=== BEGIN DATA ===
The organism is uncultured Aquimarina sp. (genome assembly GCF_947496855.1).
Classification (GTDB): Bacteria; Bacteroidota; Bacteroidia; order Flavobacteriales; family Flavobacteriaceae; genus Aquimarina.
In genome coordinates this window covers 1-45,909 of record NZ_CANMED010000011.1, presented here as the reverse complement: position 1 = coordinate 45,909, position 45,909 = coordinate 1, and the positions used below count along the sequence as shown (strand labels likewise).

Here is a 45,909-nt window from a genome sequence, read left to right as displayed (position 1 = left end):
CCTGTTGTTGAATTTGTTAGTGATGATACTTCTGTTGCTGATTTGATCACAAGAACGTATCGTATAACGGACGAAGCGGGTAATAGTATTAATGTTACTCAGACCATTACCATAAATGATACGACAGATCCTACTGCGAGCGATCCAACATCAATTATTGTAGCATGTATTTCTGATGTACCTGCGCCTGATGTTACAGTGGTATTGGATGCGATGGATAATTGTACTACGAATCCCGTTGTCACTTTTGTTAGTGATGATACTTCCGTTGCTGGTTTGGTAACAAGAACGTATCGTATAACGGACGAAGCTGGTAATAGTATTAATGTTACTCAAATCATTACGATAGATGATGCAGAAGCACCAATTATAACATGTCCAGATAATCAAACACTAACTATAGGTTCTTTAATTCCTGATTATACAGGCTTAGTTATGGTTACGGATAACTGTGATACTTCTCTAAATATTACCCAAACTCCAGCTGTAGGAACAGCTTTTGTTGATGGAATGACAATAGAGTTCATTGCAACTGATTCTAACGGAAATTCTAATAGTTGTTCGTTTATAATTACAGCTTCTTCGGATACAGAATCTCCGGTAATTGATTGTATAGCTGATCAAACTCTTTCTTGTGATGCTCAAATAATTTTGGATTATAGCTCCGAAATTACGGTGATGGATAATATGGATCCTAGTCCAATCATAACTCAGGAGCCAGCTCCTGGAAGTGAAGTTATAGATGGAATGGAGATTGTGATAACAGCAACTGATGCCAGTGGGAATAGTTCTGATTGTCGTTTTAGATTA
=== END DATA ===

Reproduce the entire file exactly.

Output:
The organism is uncultured Aquimarina sp. (genome assembly GCF_947496855.1).
Classification (GTDB): Bacteria; Bacteroidota; Bacteroidia; order Flavobacteriales; family Flavobacteriaceae; genus Aquimarina.
In genome coordinates this window covers 1-45,909 of record NZ_CANMED010000011.1, presented here as the reverse complement: position 1 = coordinate 45,909, position 45,909 = coordinate 1, and the positions used below count along the sequence as shown (strand labels likewise).

Here is a 45,909-nt window from a genome sequence, read left to right as displayed (position 1 = left end):
CCTGTTGTTGAATTTGTTAGTGATGATACTTCTGTTGCTGATTTGATCACAAGAACGTATCGTATAACGGACGAAGCGGGTAATAGTATTAATGTTACTCAGACCATTACCATAAATGATACGACAGATCCTACTGCGAGCGATCCAACATCAATTATTGTAGCATGTATTTCTGATGTACCTGCGCCTGATGTTACAGTGGTATTGGATGCGATGGATAATTGTACTACGAATCCCGTTGTCACTTTTGTTAGTGATGATACTTCCGTTGCTGGTTTGGTAACAAGAACGTATCGTATAACGGACGAAGCTGGTAATAGTATTAATGTTACTCAAATCATTACGATAGATGATGCAGAAGCACCAATTATAACATGTCCAGATAATCAAACACTAACTATAGGTTCTTTAATTCCTGATTATACAGGCTTAGTTATGGTTACGGATAACTGTGATACTTCTCTAAATATTACCCAAACTCCAGCTGTAGGAACAGCTTTTGTTGATGGAATGACAATAGAGTTCATTGCAACTGATTCTAACGGAAATTCTAATAGTTGTTCGTTTATAATTACAGCTTCTTCGGATACAGAATCTCCGGTAATTGATTGTATAGCTGATCAAACTCTTTCTTGTGATGCTCAAATAATTTTGGATTATAGCTCCGAAATTACGGTGATGGATAATATGGATCCTAGTCCAATCATAACTCAGGAGCCAGCTCCTGGAAGTGAAGTTATAGATGGAATGGAGATTGTGATAACAGCAACTGATGCCAGTGGGAATAGTTCTGATTGTCGTTTTAGATTA